Why Does a Garage Door Rust and How to Prevent it

Remember that promise of high-quality rust protection when you installed your new garage door? Well, as it turns out, that might not actually keep rust from finding its way into or onto your door.

Before you can figure out a solution, you have to know the cause. This is easy to do if you just look around at your environment and understand what might be to blame. Plus, this information will help you become proactive about garage door rust. For every metal garage door, regular washing can go a long way. Here are some other things to consider.

What is causing rust on my garage door?

Look around

Take a minute to think about where you live. People who live by the water, for example, are more likely to experience issues with moisture and rust in and around their home. Those who live near saltwater face the risk of even more damage from the added salt. Other environmental causes to consider include:

  • Homes near industrial areas with outdoor raw material storage
  • Garages near the street where excess salt is used for de-icing during winter months

These might sound likely they’re unlikely situations, but they are some of the most common reasons for customer complaints regarding newer doors that are showing signs of rust or other damage. Garage door specialists will often inquire about these and other potential environmental or situational causes when attempting to diagnose the issue.

One harmless cause for concern, for some homeowners, could be that yellow/orange coating of pollen that is found in the spring. When pollen from yellow and white birch trees ends up on garage doors, it can easily be mistaken for rust.

The painting process matters

Another important aspect of the rust resistance of any door is how it is painted and what materials are used. In the U.S., most manufacturers use a process that involves a single coat of primer and then a multi-stage 2-layer coat of paint that is baked on. The Association of North American Garage Door Manufacturers also has strict guidelines requiring a coating of zinc to galvanize and protect the steel from rust. Think of your garage door in layers, as pictured. The steel is in the middle, which gives it the best protection from rust.

What is causing rust on my garage door?

If you did not purchase the garage door that came with your garage, you need to know whether it was previously repainted by the former homeowner or a professional company. If it was done by professionals, you should attempt to find out their application process and the materials that were used.

Keep in mind that if your garage door surface has been damaged, it may have cracked the paint or even punctured the steel of the door itself. In this case, the extra galvanization and protective coating are useless because they have likely been removed from the damaged area. Think of it like the doors on a car– if the door panel is damaged in a way that chips the paint, you have to properly repair and repaint the door to prevent rust damage from forming on the exposed surfaces.

When is the last time you washed your garage door?

Some people have never even thought to wash their garage door, let alone actually done the task. If you think about it, though, plenty of dirt and grime are going to build up on the door over time. This could be from the outside elements, work you do in the garage, or even the regular operation of the door opener. Check for oil spots while you’re washing, because this could be a sign that your drive chain was over-lubricated or you used the wrong lubrication (white grease is to be used, and only as needed).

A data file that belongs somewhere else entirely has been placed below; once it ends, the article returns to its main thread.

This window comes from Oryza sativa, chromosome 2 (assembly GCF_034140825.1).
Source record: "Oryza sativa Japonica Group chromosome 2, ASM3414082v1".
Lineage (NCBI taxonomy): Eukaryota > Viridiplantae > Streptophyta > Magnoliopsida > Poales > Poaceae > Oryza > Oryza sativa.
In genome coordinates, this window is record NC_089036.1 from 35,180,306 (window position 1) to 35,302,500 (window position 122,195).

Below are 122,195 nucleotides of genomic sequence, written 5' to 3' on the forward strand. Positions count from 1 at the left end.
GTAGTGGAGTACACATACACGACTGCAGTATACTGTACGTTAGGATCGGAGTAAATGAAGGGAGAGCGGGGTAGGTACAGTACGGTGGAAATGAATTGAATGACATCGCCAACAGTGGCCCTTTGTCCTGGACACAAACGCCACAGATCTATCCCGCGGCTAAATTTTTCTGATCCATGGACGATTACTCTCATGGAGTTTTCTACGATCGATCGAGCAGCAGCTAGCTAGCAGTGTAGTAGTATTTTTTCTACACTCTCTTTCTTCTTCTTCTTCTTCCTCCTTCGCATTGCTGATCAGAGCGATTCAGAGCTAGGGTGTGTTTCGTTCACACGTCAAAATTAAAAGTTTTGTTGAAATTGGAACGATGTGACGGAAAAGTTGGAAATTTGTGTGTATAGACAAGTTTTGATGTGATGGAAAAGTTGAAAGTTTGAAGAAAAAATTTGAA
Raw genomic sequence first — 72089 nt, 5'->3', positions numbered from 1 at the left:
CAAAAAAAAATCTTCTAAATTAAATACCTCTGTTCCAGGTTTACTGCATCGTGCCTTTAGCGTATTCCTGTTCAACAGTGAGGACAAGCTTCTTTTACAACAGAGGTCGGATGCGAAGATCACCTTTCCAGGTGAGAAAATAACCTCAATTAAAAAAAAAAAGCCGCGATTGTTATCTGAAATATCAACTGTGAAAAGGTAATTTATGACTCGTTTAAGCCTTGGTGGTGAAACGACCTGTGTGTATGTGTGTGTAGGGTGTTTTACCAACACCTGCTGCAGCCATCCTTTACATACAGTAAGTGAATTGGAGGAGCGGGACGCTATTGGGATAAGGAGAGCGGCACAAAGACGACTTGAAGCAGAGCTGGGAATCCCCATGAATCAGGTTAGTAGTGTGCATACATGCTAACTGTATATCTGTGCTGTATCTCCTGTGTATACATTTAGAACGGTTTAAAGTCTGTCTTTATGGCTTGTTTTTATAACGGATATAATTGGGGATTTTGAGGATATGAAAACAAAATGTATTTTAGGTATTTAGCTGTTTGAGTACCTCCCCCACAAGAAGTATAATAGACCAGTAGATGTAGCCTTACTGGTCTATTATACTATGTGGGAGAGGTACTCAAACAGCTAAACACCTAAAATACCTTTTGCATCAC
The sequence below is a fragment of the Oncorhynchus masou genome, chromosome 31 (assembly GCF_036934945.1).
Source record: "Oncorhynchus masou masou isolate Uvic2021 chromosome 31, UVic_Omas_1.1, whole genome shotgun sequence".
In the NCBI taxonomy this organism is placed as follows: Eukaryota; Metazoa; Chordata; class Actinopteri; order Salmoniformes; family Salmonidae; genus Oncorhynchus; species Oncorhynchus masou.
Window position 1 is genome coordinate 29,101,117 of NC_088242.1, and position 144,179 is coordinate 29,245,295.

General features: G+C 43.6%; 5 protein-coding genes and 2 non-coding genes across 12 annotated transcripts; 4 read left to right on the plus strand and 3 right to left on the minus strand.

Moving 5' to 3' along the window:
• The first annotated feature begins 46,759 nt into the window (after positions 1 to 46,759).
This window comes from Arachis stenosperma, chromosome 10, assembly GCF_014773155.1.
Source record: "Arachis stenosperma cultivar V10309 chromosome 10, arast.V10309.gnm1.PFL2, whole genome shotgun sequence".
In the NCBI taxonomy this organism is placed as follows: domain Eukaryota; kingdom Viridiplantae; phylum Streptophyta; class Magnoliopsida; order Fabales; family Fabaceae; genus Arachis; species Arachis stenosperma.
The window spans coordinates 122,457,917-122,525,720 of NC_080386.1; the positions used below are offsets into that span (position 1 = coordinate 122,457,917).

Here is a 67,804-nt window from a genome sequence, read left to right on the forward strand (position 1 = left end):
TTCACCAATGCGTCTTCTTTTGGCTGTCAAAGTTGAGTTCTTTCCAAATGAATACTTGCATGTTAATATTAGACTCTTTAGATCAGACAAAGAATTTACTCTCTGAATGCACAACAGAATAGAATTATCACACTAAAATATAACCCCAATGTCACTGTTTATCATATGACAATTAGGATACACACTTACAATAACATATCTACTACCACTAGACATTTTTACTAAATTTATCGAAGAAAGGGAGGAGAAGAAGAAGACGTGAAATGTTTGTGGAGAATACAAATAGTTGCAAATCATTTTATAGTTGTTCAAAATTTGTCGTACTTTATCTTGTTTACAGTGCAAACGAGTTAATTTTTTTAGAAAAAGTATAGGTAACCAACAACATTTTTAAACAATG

You can use regular soap and water to wash your door, or whatever soap you use to wash your car. Dish detergent works well since it usually has a degreasing agent in it. Don’t worry about high pressure– in fact, you should never use a pressure washer to wash your door. Your regular hose with a moderate shower or spray setting should suffice. High-pressure sprayers could actually damage the paint surface.

What if there is rust?

For the most part, the rust spots you notice on your garage door are probably going to be small dots or specks that almost appear stuck to the door from another source. Especially on the lower part of the door, this is common for doors that are close to a street and experience a lot of exposure to snow, ice, and salt used to remove them.

With surface stains, removal is quite simple. Use a mild product to start, such as a mixture of vinegar and water (50/50). This can simply be sprayed on the door and then wiped off with a cloth or towel. If it doesn’t do the trick, you might need something a little stronger. For stubborn rust, a mixture of baking soda and water can be used like a paste. Apply the paste mixture to the rust areas and allow to dry. After 20 to 30 minutes, use a cloth to remove the paste and rinse the area with water.

For stubborn rust, you can even try using a bathroom tile cleaner. Just allow the product to sit for the recommended time after spraying and then wipe the door and rinse it with water to remove any residue.

Regular washing is a must

At the very least, you should wash your garage door at least twice per year. People who live in areas with higher pollution or other environmental factors may need to wash their garage door more often. In the spring, you can wash all of the winter grime off of the door. Wash it again in the fall to remove the spring and summer buildup and give it a clean start for the upcoming winter. You can save time and trouble by washing your car at the same time. And like your car, your garage door can be protected with liquid wax to maintain its shine.

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